Greetings from Antiochus Epiphanes: The earliest evidence to date for the use of ceramic rooftiles in the Land of Israel has been uncovered in the City of David National Park surrounding the walls of the Old City of Jerusalem.
Sixteen Hellenistic-period rooftile fragments dating from the 2nd century BCE were found in archaeological excavations conducted by the Israel Antiquities Authority and Tel-Aviv University at the Giv‘ati Parking Lot Excavations, which are funded by the City of David Foundation. The researchers, Dr. Yiftah Shalev and Dr. Filip Vukosavović from the Israel Antiquities Authority, and Prof. Yuval Gadot from Tel-Aviv University, commented, “It is surprising how such a small discovery can open a tiny window into a vast world of research.”
The finds, dated to the time of the Greek Seleucid King Antiochus IV, the oppressor known from the story of Hanukkah, will be exhibited for the first time on Monday, 11th December 2023, at the Israel Antiquities Authority Conference “In Those Days At This Time–The Hasmoneans are Coming.”
Ceramic roofing tiles were invented in Greece as early as the 7th Century BCE, with their durability and resistance to water, specifically rainwater and precipitation, gaining them a positive reputation and ensuring their rapid adoption in neighboring areas. However, 500 years went by until they began to appear in the material culture of the Land of Israel. In fact, it appears that the person who brought them to Israel was none other than Antiochus IV Epiphanes – known to all of us from the story of Hanukkah.
“The representatives of the Seleucid King, Antiochus IV, who reigned over vast areas from Syria to Persia, brought the knowledge and tradition of constructing tiled roofs from Seleucid-controlled Syria,” say the researchers.
According to the story in the book of the Maccabees, in 168 BCE, Antiochus IV undertook a military expedition to Jerusalem, which led to the outbreak of the renown Maccabean Revolt. In order to establish his control of the city, Antiochus constructed a mighty fortress that was known as the “Acra.”
The Greek soldiers residing in the fortress continued to rule the city after the Maccabean cleansing of the Jerusalem Temple, and according to the descriptions in the books of the Maccabees and in the later writings of Flavius Josephus, the fortress embittered the lives of the Jewish residents in the city and the Temple. Despite several descriptions of the fortress in the Jewish and external literary sources, its exact location within the city still remains a puzzle debated by scholars.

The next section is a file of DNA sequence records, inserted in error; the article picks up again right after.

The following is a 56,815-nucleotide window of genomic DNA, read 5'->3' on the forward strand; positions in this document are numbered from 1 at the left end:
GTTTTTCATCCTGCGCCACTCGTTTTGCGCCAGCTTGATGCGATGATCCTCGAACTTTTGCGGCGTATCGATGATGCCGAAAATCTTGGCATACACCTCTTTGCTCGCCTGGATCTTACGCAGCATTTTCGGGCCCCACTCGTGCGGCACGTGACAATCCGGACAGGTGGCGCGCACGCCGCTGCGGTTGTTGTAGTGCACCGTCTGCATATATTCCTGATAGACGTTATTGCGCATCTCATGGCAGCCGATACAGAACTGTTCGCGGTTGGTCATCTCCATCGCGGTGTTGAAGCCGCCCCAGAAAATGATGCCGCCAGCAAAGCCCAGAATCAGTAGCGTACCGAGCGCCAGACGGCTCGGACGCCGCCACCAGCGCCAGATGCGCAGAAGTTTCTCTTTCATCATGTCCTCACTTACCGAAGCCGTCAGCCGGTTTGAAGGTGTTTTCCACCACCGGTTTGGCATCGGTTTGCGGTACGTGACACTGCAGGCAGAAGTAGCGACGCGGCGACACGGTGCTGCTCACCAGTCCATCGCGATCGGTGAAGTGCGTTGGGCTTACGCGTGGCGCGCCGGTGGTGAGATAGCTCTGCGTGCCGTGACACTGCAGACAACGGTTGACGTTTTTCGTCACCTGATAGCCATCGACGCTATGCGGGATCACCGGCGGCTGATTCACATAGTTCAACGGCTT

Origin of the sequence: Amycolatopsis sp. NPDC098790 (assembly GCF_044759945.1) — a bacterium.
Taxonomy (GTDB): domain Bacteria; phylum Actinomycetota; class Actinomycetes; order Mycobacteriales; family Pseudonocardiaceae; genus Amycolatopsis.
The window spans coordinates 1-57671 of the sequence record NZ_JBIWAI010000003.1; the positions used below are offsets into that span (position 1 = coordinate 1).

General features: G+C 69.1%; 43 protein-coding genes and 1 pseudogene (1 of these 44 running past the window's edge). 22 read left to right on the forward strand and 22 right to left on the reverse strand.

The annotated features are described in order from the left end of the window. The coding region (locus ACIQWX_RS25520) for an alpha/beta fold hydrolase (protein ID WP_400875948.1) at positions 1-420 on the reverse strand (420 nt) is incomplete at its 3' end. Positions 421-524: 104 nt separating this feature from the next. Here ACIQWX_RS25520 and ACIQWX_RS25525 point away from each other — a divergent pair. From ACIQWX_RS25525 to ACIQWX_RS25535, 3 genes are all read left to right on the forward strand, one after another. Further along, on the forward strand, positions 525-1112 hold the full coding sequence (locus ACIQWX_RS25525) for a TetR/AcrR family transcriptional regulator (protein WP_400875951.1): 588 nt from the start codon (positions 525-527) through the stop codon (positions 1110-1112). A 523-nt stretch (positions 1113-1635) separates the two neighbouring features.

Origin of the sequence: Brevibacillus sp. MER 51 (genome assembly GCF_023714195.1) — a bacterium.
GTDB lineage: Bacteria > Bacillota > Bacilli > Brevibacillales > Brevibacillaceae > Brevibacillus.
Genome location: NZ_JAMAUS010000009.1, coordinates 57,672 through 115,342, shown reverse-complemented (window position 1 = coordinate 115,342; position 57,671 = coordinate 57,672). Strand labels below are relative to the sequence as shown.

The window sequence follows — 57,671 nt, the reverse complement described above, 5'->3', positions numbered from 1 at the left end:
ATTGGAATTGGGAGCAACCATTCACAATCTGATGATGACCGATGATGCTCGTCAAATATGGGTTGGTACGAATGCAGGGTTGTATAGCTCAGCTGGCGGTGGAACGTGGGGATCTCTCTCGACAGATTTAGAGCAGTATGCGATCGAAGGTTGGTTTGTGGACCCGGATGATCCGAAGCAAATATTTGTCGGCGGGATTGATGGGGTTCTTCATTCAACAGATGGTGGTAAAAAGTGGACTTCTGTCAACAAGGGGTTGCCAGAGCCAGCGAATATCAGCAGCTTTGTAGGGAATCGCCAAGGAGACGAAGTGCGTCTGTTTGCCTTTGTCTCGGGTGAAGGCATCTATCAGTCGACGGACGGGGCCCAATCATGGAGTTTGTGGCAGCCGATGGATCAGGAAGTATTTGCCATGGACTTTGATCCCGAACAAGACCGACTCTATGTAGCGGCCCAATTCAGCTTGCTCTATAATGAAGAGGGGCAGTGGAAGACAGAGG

According to Dr. Ayala Zilberstein of the Israel Antiquities Authority and Tel-Aviv University, “The architectural remains uncovered over recent years have reopened the debate, and they actually strengthen the identification of the fortress on the City of David hill. The discovery of the rooftiles constitutes additional evidence and further reinforcement from a different direction, for the identification of the Hellenistic presence in the City of David, characterized by foreign construction traditions. Further research on many more tiles that were discovered in the previous archaeological expedition directed by Dr. Doron Ben-Ami and Dr. Yanna Tchekhanovets of the Israel Antiquities Authority may shed more light on this issue.”
“Tiles were very rare in our region during this period, and they were alien to local construction traditions, indicating that the technique of using tiles to roof parts of a tower or a structure inside that famous fortress was brought from Greek-controlled areas by foreign rulers.”
According to Dr. Filip Vukosavović of the Israel Antiquities Authority: “Until now, we had little material evidence for the presence of the Seleucid Greeks in Jerusalem. The new tiles discovered in the City of David provide tangible remains of the Seleucid Greek presence in the region, linking us with the story of Hanukkah. It’s very exciting to encounter the Seleucid ruler Antiochus IV ‘face-to-face’, almost 2,200 years after the events of Hanukkah.”
Dr. Vukosavović explains, “The climate and the relatively low precipitation in Israel, as well as other factors, do not justify the use of tiles for roofing, yet Antiochus still chose to make use of these rooftiles, probably for cultural reasons and to make a statement, by introducing Greek monumental material culture in the country at a short distance from the Jewish Temple. It is therefore probably not incidental that with the collapse of Seleucid rule and the ascent of the Hasmoneans, roofing tiles disappear from Jerusalem, until the arrival of the new Roman conquerors.”
Eli Escusido, Director of the Israel Antiquities Authority, added, “It is interesting to discover that rooftiles have been a standard roofing component throughout the world, although their design, shape and size have evolved over the centuries. It's amazing how such an everyday item can teach us so much.”
The discovery will be exhibited to the public for the first time on Monday 11th December 2023, the Fifth Light of Hannukah, at the Israel Antiquities Authority Conference “In Those Days At this Time–The Hasmoneans are Coming” that will take place between 15:00–18:00 at the Jay and Jeanie Schottenstein National Campus for the Archaeology of Israel. The free event is open to the public and will include a tour of the new National Campus.